Even when Mina Rest lost her dog after Katrina, it turned out for the best.
Published Sep. 7, 2009|Updated Sep. 8, 2009

She slept while Hurricane Katrina devastated the only city she had ever known. As she had for seven decades, she slept alone.

Mina Rest never married, never had children. She was an only child, her parents long gone. But a Yorkie named Penny took the place of family. The spunky little creature claimed all the woman's love.

Four years ago in August, Mina awoke on the second story of a flooded New Orleans apartment building, with no air conditioning in the heat of summer, no television window to the hell outside. Just Penny.

Soon, a man knocked on the door.

"Yes, sir, can I help you?"

The man told her it was time to evacuate.

"No, I'm not going anywhere."

He lifted her out of bed and carried her downstairs and put her in a van. The van took her across the street to a park and a helicopter lifted her up and out of her neighborhood and to a busy airport. The military cargo plane landed in Tampa. She found herself in a new bed, at Tampa General Hospital.

This time, she was really alone.

Penny had to stay behind.

- - -

Jack Novoselski, a 64-year-old retiree who runs Tampa Bay Beagle Rescue, left his Carrollwood home for a busy animal shelter in Mississippi.

That's where he got the call.

The landlady of a flooded New Orleans apartment complex had a Yorkie that belonged to an elderly woman evacuated to Tampa. Nurses at the hospital said the woman wouldn't eat, only cried and talked and talked about the dog she had to leave.

Jack promised to take the dog with him to Tampa. He drove three hours through debris to arrive at an abandoned apartment complex, but an armed guard with a pump action shotgun just stared when Jack told him why he was there.

"There ain't no dog here, pal."

Eventually, Jack connected with the landlady, now staying across the river. Holding Penny in his arms, he made a call.

"Miss Rest? This is Jack ..."

- - -

Of the dozens of places she could have wound up, Mina had landed in Tampa. And of the hundreds of rescue groups in New Orleans, the landlady had called Jack's. This is where the real story begins - one of luck, or divine providence. One of finding your way home.

Because he had so many dogs to transport back in Florida, Jack had to give Penny to Mina's nurse. But a week later, he and his wife, Dee, made a trip up to the New Port Richey home where she had been placed to visit them both.

They walked in and saw a woman in her 70s, wearing her hair straight and long, as she must have half a century ago. Her skin was porcelain smooth, her accent Southern and proper. She held Penny, and smiled.

"I just never thought I would see my Penny again," she kept saying.

They were charmed.

When Thanksgiving came, the couple invited Mina. But something was different this time when they picked her up. The nurse assigned to Mina had been transferred.

Every Sunday, the couple took Mina out for lunch. But they became increasingly alarmed at her living situation. She lived in one of five bedrooms connected to a shared kitchen and common area. Her roommates were not like her. They were young and rowdy and liked to drink. She was growing confused. She gave them cash to get her food. Sometimes, she didn't get change.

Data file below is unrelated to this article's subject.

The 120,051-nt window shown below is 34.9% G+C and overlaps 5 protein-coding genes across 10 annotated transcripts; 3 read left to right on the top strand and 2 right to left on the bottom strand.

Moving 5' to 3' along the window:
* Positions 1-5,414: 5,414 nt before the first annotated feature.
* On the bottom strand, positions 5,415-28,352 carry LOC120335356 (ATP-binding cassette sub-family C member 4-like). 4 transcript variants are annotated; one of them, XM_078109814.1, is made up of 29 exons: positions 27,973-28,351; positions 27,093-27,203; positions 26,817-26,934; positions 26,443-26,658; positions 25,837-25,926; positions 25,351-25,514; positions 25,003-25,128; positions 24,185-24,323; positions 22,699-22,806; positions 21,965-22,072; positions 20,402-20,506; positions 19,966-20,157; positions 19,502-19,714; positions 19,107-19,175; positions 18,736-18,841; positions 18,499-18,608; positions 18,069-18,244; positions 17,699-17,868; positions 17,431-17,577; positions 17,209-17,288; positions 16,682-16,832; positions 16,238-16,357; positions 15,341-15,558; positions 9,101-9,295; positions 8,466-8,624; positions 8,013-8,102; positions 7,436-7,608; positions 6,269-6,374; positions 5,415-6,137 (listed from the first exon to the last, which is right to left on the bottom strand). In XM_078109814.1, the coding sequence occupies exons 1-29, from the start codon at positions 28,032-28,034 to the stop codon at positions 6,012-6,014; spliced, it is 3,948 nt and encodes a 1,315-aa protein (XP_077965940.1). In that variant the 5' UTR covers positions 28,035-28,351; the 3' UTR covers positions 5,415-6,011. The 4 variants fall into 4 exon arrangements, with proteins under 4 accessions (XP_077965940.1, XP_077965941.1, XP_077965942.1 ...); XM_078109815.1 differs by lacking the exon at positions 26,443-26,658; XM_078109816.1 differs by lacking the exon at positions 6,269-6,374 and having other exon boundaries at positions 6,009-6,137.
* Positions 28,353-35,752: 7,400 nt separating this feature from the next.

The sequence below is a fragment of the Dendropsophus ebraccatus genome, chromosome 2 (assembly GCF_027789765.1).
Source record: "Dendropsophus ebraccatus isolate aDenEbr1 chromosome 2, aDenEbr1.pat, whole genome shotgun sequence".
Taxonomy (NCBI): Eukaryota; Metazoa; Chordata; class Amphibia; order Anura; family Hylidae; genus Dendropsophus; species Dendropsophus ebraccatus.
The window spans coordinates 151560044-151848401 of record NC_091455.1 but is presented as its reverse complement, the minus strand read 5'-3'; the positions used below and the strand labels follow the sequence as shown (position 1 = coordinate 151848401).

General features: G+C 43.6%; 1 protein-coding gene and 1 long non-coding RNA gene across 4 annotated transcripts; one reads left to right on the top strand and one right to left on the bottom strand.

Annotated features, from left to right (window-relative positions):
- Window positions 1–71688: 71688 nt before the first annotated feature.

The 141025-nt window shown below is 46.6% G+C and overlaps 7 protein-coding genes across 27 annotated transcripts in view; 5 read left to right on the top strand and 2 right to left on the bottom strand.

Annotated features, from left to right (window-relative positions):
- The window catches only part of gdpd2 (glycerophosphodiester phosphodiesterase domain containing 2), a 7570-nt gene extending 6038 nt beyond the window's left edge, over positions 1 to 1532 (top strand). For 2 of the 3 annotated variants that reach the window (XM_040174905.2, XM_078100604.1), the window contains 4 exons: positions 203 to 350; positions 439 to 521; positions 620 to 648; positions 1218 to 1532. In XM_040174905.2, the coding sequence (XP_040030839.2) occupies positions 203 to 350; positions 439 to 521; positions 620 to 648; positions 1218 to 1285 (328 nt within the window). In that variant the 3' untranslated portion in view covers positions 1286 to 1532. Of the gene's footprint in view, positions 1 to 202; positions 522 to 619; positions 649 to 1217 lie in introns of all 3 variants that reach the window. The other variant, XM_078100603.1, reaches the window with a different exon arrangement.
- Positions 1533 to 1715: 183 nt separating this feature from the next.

Jack flew back to New Orleans to see what her old neighborhood looked like. The restaurant was closed. The store was, too. Jack couldn't imagine Mina living there - not soon, probably not ever. He had to tell her. When he did, she cried.

In February, he drove back to New Orleans, picked up all her furniture, drove back to Florida and set it up for her in an assisted living facility in Lutz. Then, he came to see her.

"All right, Mina, we're going."

"No, not today," she said, politely. "I don't think I'll be leaving today."

"Okay," Jack said. And he scooped her up in his arms and walked out the door.

- - -

Three years later, Mina was 81 and her heart was weak. She suffered from scary falls and anemia and couldn't find the bathroom on time. Eventually, she couldn't get out of bed. She didn't want to go to a hospital, she said. Not without Penny.

"I want to die right here," she told Jack, "with the sun shining on my face."

Jack contacted LifePath Hospice, which sent her 24-hour nurses on her worst days. Mina loved the company.

Jack visited often.

"You just can't kill a bad weed," Mina told him as he sat at her bedside. The end was near. He teased her, telling her which days she couldn't die. He had to watch a baseball game, he told her. It would be inconvenient. She smiled.

"You're my best friend," she always told him.

He always replied, "Any friend of Penny's is a friend of mine."

The sun shone on her face that afternoon in July. He held her hand. Penny lay across her feet.

- - -

Penny now lives with Jack and Dee and a couple of beagles in their Carrollwood home. But there is one last journey in this story.

When Jack received Mina's ashes, he thought of how she never got to return to New Orleans. They researched her family and found the cemetery where her mother's ashes are kept. A slot happened to be available just one space away.

Jack and his wife were already planning an anniversary trip there in August. They decided they would bring Mina along.

They found a priest and called one of Mina's old friends, and two weeks ago, among the sun-bleached tombs and historic family crypts of New Orleans, they returned her home.

Alexandra Zayas can be reached at or (813) 226-3354.